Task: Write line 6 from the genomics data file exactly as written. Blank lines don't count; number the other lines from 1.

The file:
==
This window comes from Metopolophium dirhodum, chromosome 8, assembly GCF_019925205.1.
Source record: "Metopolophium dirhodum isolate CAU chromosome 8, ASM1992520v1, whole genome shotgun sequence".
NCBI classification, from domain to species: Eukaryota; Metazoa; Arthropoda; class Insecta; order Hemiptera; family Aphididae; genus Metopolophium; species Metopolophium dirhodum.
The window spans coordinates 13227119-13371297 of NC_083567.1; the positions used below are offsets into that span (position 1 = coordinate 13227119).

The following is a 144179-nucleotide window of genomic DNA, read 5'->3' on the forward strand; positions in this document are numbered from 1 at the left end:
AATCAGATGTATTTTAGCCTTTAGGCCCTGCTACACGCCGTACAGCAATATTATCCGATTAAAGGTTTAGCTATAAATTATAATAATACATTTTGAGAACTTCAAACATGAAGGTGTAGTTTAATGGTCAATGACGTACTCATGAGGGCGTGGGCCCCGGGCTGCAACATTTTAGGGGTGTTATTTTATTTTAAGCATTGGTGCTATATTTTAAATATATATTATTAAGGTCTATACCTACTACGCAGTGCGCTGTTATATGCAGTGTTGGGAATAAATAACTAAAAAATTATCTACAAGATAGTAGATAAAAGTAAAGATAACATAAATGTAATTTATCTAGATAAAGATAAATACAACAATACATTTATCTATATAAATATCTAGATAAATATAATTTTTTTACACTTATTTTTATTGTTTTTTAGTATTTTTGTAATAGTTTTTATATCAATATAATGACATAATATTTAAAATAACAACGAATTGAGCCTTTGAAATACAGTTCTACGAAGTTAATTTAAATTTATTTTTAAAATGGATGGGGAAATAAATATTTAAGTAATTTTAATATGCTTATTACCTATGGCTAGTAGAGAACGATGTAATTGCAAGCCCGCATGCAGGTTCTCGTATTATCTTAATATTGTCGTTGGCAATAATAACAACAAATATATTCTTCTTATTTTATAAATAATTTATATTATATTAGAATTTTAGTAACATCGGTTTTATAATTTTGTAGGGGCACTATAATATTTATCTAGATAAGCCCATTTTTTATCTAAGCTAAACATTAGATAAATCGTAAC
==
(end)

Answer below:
AATCAGATGTATTTTAGCCTTTAGGCCCTGCTACACGCCGTACAGCAATATTATCCGATTAAAGGTTTAGCTATAAATTATAATAATACATTTTGAGAACTTCAAACATGAAGGTGTAGTTTAATGGTCAATGACGTACTCATGAGGGCGTGGGCCCCGGGCTGCAACATTTTAGGGGTGTTATTTTATTTTAAGCATTGGTGCTATATTTTAAATATATATTATTAAGGTCTATACCTACTACGCAGTGCGCTGTTATATGCAGTGTTGGGAATAAATAACTAAAAAATTATCTACAAGATAGTAGATAAAAGTAAAGATAACATAAATGTAATTTATCTAGATAAAGATAAATACAACAATACATTTATCTATATAAATATCTAGATAAATATAATTTTTTTACACTTATTTTTATTGTTTTTTAGTATTTTTGTAATAGTTTTTATATCAATATAATGACATAATATTTAAAATAACAACGAATTGAGCCTTTGAAATACAGTTCTACGAAGTTAATTTAAATTTATTTTTAAAATGGATGGGGAAATAAATATTTAAGTAATTTTAATATGCTTATTACCTATGGCTAGTAGAGAACGATGTAATTGCAAGCCCGCATGCAGGTTCTCGTATTATCTTAATATTGTCGTTGGCAATAATAACAACAAATATATTCTTCTTATTTTATAAATAATTTATATTATATTAGAATTTTAGTAACATCGGTTTTATAATTTTGTAGGGGCACTATAATATTTATCTAGATAAGCCCATTTTTTATCTAAGCTAAACATTAGATAAATCGTAAC